I was invited out to Texas Motor Speedway by the Texas Driving Experience for their Teen Skills Class.
The Teen Skills Driving Class is not driver’s education in the traditional sense. It is for teens who already have a driver’s license and are ready to challenge their knowledge with practical hands-on experience.
Parents can enroll their kids in either a one or two day class. I didn’t know what to expect and just set aside a full morning for this. I regret not spending the full day to complete the class.
We started out with introductions in a classroom. The teachers were all professional drivers and very interested in the kids.
Each person introduced himself and told what they drive. I was the only one that admitted to driving a minivan. I was also the only one over 18 years of age.
There were about 15 kids in the class and about 1/2 of them were local to the Dallas area. I was surprised at how many of the teens had traveled to attend the Texas Driving Experience.
We stayed in the classroom for about 15 minutes and then it was out to the track for REAL driving lessons.
The first place we went was a portion of the large parking lot in the middle of the Texas Motor Speedway track. Cones were set up for us there in different course configurations. There was a NASCAR team practicing on the TMS track that morning which added a lot of noise and excitement.
They separated the class into cars – each car of teenagers had a driving instructor. The Texas Driving Experience Instructor would drive the intended course once and then turn it over to one of the teens to take a turn. There was never any down time because even if you weren’t the one driving you were in the car experiencing what was going on and learning from what was happening.
I was in a car of girls. At first, they were timid and holding back. This did not last long because the instructors really encouraged full participation and within a half an hour they were flooring the gas pedal and slamming on the brakes as instructed. It was a visible difference of confidence through practice.
The floor it and then slam on the brake exercise was our second course. We were to fully accelerate for 100 yards or so until we reached a specific pair of cones and then brake suddenly so we could get the feel of what would happen. We practiced this 5 or 6 times until we were able to then guide the car in a turn while braking through the cone course. After we accomplished this task with an ABS equipped Audi, we were given a car that didn’t have ABS and repeated the scenario. I have known about the differences between ABS and non-ABS (and remembered that I was supposed to pump the brakes when driving the non-ABS), but I have never felt the difference.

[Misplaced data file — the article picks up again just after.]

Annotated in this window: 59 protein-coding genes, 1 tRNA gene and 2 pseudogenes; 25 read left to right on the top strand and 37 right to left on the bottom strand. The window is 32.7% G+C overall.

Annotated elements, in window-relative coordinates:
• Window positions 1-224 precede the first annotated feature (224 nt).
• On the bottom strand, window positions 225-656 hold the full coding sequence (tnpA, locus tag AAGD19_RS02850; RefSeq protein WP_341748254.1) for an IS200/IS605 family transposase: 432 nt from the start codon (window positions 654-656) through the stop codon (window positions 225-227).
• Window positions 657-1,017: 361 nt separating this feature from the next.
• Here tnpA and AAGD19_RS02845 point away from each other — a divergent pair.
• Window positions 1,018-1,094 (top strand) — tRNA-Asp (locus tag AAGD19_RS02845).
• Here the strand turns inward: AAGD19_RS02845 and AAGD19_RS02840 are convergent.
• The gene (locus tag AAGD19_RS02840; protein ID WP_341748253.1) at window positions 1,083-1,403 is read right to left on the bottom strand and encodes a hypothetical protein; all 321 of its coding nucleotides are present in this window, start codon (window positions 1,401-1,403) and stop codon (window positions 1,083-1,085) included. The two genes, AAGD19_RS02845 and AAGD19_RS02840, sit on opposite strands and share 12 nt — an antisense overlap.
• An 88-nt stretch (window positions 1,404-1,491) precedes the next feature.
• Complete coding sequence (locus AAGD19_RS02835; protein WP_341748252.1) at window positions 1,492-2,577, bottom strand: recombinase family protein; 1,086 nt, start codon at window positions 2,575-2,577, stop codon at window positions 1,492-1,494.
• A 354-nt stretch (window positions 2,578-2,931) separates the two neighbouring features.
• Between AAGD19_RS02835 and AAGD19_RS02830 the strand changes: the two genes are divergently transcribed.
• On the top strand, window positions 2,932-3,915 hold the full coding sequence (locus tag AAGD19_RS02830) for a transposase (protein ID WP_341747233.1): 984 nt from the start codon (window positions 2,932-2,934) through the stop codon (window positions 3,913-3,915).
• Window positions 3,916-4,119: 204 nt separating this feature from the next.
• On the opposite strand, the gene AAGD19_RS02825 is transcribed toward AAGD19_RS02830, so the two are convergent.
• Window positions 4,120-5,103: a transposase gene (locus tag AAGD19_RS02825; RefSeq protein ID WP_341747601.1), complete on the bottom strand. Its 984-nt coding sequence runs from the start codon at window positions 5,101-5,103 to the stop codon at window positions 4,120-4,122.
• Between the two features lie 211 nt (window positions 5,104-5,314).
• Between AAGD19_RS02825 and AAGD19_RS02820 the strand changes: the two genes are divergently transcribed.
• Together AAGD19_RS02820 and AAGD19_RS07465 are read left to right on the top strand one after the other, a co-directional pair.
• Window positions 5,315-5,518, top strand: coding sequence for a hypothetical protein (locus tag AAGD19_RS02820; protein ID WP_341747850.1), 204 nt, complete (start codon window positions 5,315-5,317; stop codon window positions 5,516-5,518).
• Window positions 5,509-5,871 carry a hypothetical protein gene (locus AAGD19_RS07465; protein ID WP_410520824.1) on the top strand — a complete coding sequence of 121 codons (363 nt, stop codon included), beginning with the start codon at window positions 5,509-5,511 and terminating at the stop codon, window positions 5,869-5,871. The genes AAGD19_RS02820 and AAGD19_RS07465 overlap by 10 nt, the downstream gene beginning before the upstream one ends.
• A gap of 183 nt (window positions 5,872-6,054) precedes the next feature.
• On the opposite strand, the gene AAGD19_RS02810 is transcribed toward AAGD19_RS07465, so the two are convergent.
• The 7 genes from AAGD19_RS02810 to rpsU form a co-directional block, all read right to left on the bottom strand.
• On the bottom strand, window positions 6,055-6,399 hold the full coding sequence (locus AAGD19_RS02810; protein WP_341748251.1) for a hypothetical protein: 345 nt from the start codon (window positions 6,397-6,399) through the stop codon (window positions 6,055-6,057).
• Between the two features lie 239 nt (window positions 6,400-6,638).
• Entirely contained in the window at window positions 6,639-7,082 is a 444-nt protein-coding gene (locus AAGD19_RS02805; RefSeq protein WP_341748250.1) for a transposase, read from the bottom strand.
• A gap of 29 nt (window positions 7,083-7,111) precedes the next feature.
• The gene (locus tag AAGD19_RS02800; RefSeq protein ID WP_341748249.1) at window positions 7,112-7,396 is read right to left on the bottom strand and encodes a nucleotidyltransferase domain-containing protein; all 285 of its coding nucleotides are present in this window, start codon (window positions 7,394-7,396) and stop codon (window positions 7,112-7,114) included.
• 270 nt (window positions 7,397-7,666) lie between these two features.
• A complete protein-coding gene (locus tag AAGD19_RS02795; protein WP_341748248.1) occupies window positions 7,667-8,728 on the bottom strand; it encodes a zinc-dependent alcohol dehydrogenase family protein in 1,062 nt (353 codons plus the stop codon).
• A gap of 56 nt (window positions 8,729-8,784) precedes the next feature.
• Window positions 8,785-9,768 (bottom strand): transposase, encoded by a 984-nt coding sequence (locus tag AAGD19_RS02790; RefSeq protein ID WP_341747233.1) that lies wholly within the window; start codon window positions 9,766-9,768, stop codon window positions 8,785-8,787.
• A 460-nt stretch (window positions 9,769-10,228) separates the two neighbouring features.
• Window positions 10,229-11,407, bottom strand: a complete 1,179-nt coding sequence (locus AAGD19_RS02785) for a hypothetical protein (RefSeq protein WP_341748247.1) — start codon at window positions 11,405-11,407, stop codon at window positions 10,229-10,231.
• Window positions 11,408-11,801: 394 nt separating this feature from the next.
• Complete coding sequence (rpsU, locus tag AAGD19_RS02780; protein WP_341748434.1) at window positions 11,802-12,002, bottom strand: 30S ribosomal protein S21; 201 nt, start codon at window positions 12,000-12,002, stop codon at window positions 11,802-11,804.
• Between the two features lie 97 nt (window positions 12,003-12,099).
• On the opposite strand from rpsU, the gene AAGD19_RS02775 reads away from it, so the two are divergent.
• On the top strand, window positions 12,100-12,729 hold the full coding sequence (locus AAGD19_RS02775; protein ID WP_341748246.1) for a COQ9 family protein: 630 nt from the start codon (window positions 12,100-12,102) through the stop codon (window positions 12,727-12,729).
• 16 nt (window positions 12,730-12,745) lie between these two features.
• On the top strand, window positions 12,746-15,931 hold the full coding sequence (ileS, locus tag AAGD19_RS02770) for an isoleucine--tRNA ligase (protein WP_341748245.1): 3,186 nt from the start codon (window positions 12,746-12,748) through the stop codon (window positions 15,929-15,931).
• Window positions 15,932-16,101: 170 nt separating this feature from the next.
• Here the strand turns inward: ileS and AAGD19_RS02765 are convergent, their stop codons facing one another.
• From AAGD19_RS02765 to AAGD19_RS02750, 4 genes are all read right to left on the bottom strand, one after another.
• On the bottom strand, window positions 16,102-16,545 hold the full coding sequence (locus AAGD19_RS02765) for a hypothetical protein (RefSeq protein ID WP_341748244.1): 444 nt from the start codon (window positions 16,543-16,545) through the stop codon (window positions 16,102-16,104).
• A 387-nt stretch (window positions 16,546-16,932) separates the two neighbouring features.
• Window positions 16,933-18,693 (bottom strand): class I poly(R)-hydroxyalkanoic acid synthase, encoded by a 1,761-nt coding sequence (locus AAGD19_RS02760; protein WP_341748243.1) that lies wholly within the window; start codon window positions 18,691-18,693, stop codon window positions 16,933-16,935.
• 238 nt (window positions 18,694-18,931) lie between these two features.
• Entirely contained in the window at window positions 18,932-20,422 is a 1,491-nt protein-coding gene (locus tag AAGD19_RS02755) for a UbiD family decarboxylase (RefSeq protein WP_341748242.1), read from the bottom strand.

One of the things I learned was to position my hands on the steering wheel at 9 and 3. The Audis that we were driving had places to rest my thumbs and comfortably grip the wheel when holding it this way. When I got home I found my minivan’s steering wheel was very similar and it is much easier to control the vehicle from this position.
They also stressed that you maintain the 9 and 3 hold as long as comfortable and then switch to a hand over hand turn of the wheel which was much different from the willy-nilly system of underhand wheel grabbing alternating with palm rotation I had previously used.
We then headed out to the wet track.
Yep. The parking lot was completely wet and we were shown how easy it was to accelerate rapidly and then turn 90 degrees which may or may not result in a donut…
I will have to admit that I have been a very cautious driver over the years and never once have I ever intentionally done parking lot donuts. I felt a little panic at the thought of it, but not wanting to let down the minivan-driving moms of America in the eyes of the American youth, I got in the car with three teenage girls and our instructor.
There was a lot of screaming (from the teenage girls and the 40 year old minivan driving mom) as each of us took multiple turns speeding through the parking lot and turning abruptly resulting in fishtailing and swerving and yes…donuts.
I haven’t had that much fun in YEARS.
Our instructor was quite possibly the most patient and unflappable person I have ever met. When one of the girls took the corner by slamming on the gas instead of the brake as instructed he just smiled and told her that she should do it again.
And that is the beauty of this program…you do it again. You take a high speed turn and lose control of the car (in a safe setting) and you feel how the car reacts to how you reacted and then you do it again.
Each time is more controlled and a less scary.
I now know what it feels like to be in control of a turn that feels completely out of my control, yet I know what to do and which way to steer and when to step on the gas.
It is pretty cool…and a little powerful!
I learned SO MUCH in just the 4 hours I participated in the Teen Skills class and I have been driving for 25 years. I can’t even imagine what an asset these skills are to a beginning driver. I have found myself more aware at the wheel and confident in my abilities.
Here is some of the video I shot during the morning:
I don’t have teenagers yet, but I can guarantee that they will be in this class.
I think it is that good.